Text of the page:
A former senior police officer said the police have enough reasons to be suspicious of PFI’s activities but observed that the charges against their members are “excessive”.

Why Telangana police is on a mission to crack down on PFIImage courtesy: Jaseem
news Crime Saturday, July 23, 2022 - 18:47

The Telangana police are on a mission to crack down on the Muslim political organisation Popular Front of India (PFI) in the state. Senior Telangana police officers, who spoke to TNM on the condition of anonymity, seemed convinced that PFI is a national security threat. Interestingly, neither the state government nor the ruling coalition seem to be behind the police action. Telangana police officers say they were acting more in the lines of the Union Ministry of Home Affairs’ (MHA) stance on PFI.

The last few months have seen several public outreach programs of the organisation, including book and food distribution initiatives, stopped by the police who say that these were fronts for anti-national activities. Despite these allegations, the Telangana police seem to be struggling to present hard evidence against the PFI.

Take for instance the latest case involving a bust on a martial arts training institute run by a PFI member. Abdul Quadar (52), a Nizamabad-based martial arts trainer, was arrested by the police from his house in Autonagar in the wee hours of July 4. His crime: training PFI cadres in martial arts like kung fu and karate. He was charged under the draconian Unlawful Activities Prevention Act (UAPA).

Police claim that Quadar has so far imparted martial arts training to 200 PFI members. Just last month, Quadar was detained along with some other PFI members by the Six Town police who took down their details. “He was let off in a few hours. He said that it was not a big issue, but I did not expect him to be arrested in such a big case. We are innocent people,” laments Zubaida, Quadar’s wife.

Two days after Quadar’s arrest, the police arrested active PFI members Shaik Shadulla (55), Mohammed Imran (22) and Mohammed Abdul Mobin (27) in the case. The police allege that they arrested them from Shadulla’s residence in Gundaram village, where they were allegedly meeting to discuss strategy following Quadar’s arrest. While Shadulla runs a shop selling automobile spare parts, Imran works in a chicken shop and Mobin does welding work. As per Shadulla’s alleged confession, he approached Quadar a year ago to train PFI cadres in martial arts. For this purpose, the PFI allegedly paid him Rs 6 lakh in a phased manner, towards construction of the first floor in his house, which was to be used as a training facility.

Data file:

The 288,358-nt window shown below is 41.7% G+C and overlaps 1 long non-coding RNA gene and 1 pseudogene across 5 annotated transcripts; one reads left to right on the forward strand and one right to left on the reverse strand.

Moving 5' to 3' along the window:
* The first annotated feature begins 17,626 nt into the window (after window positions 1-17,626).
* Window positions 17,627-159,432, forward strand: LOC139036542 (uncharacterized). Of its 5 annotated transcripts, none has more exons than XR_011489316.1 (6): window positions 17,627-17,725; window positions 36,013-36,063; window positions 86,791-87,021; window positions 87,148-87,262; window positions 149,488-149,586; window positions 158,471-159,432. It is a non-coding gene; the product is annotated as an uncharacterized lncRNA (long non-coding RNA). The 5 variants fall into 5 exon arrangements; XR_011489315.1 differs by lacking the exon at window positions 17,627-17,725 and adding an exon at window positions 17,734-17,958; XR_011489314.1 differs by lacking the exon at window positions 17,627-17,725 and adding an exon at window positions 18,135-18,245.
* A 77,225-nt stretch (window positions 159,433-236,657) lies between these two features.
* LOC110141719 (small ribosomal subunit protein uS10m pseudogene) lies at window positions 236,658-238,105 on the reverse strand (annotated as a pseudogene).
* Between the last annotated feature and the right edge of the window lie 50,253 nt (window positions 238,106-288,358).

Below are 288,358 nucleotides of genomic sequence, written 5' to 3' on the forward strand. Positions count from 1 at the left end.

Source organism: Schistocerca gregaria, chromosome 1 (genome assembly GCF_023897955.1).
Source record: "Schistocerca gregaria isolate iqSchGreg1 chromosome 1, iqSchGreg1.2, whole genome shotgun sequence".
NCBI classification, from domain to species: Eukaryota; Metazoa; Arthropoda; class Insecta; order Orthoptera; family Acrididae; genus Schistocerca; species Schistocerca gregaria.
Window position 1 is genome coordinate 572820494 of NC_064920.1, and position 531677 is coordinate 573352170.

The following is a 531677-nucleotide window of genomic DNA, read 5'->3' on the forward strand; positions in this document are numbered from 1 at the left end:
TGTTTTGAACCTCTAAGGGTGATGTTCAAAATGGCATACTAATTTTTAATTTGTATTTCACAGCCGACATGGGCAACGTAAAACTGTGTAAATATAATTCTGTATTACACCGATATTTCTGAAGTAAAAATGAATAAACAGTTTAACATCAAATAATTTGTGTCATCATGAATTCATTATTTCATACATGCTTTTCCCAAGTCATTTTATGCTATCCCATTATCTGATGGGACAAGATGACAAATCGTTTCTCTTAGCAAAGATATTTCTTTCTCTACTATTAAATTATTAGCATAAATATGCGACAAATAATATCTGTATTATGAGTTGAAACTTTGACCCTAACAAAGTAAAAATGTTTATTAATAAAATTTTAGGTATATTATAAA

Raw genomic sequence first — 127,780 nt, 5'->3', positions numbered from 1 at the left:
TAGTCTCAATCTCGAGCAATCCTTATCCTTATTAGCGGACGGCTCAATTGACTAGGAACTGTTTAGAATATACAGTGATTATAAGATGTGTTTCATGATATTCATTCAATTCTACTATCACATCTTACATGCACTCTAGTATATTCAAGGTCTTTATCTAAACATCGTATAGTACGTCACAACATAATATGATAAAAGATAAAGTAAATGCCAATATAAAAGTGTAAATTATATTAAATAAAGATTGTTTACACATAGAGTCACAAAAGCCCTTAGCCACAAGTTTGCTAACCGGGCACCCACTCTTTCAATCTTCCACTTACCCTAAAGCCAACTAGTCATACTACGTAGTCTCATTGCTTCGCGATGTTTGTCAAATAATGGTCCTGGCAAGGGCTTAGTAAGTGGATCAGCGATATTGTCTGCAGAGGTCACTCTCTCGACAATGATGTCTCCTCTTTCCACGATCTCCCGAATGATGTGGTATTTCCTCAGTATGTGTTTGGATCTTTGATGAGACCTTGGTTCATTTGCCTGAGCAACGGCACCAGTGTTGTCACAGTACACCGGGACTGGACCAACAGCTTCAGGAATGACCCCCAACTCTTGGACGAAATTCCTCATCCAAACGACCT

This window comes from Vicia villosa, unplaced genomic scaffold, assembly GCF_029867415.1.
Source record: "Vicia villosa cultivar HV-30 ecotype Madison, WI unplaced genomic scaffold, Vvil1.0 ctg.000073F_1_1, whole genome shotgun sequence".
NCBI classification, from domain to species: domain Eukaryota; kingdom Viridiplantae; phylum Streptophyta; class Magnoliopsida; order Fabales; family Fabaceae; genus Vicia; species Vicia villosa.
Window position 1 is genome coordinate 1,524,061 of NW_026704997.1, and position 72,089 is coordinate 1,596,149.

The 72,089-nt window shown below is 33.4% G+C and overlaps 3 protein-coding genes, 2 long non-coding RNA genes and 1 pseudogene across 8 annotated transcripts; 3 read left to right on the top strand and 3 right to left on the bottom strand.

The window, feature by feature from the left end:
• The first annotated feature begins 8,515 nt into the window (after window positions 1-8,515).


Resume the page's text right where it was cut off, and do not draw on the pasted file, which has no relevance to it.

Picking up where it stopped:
The police have cited seven books (and papers) seized from the accused to register their arrest under UAPA.

 The first main piece of evidence cited by the police is a bunch of documents seized from Shaik Ilyas Ahmed’s house (accused no. 3), who is presently absconding. The material, apart from having content related to martial arts, allegedly had instructions to train PFI cadres to store stones in their house and throw them at people’s heads “to cause maximum damage to persons belonging to different communities/groups by pelting stones indiscriminately”.

“Hitting stones around the head, storing the stones on the top of PFI cadres are part of a big and long term conspiracy to turn peaceful processions or protests or any public event into violence (sic),” the police said in their remand report. The police claim that the training imparted by PFI was not part of ‘any style of martial arts’. “These are specially designed by the PFI leadership to destabilise the country.”

The rest of the six pieces of ‘evidence’ are account books, and lists of members and organisations maintained by various PFI members. A handbook, with notes written by Abdul Ahad (accused no. 2) on the struggle strategy of Kufr (non-believers), is the second evidence quoted by the police. “It seems that it was a PFI training class on the subject of Kufr wherein he noted down important points…”

“With the writing in this book it is clearly understandable that the PFI is giving continuous brainwashing classes to its cadres and keeping them in a belief that Kufrs always make efforts to break their morals and torture them physically and mentally and compare these situations with the struggle of Prophet Mohammed and his followers,” the report said.

It further added that Quranic verse 146 Quran Sura Al-Imran, Banu Quraiza, which apparently said ‘We should be like Mujahid’ was also written in the handbook. “It is nothing but advocating use of violence against non-believers,” the police report said. In reality, however, the Quranic verse says that those who fought for Allah’s cause never worried about the sufferings and nothing held them back. The sufferings did not weaken their spirit.

The third piece of evidence cited is a book referring to all the 15 wings of the PFI, which police term “frontal organisations” including the Social Democratic Party of India (PFI’s political wing), the All India Imams Council (religious wing), the National Women’s Front (women’s wing), the National Confederation of Human Rights Organisations, and REHAB. The book also mentioned that “Master Regional Training completed”. Based on this book, the police claimed that the PFI was systematically giving physical training in a hierarchical manner. They said that the organisation is using educational and religious establishments for “clandestine activities”.

While the fourth piece of evidence cited in the remand report is a book that reportedly contained details of the amounts contributed by PFI members, allocation of funds for meetings, offices and legal aid to fight UAPA cases, the fifth evidence was another book containing details of different meetings. These include state meetings, regional meetings, divisional meetings, Ramzan collection meetings, [PFI]  expansion meetings, “tactical”, “evasive movements”, and contribution of members to the organisation. The police also mentioned here that the PFI was not willing to disclose the source of certain funds.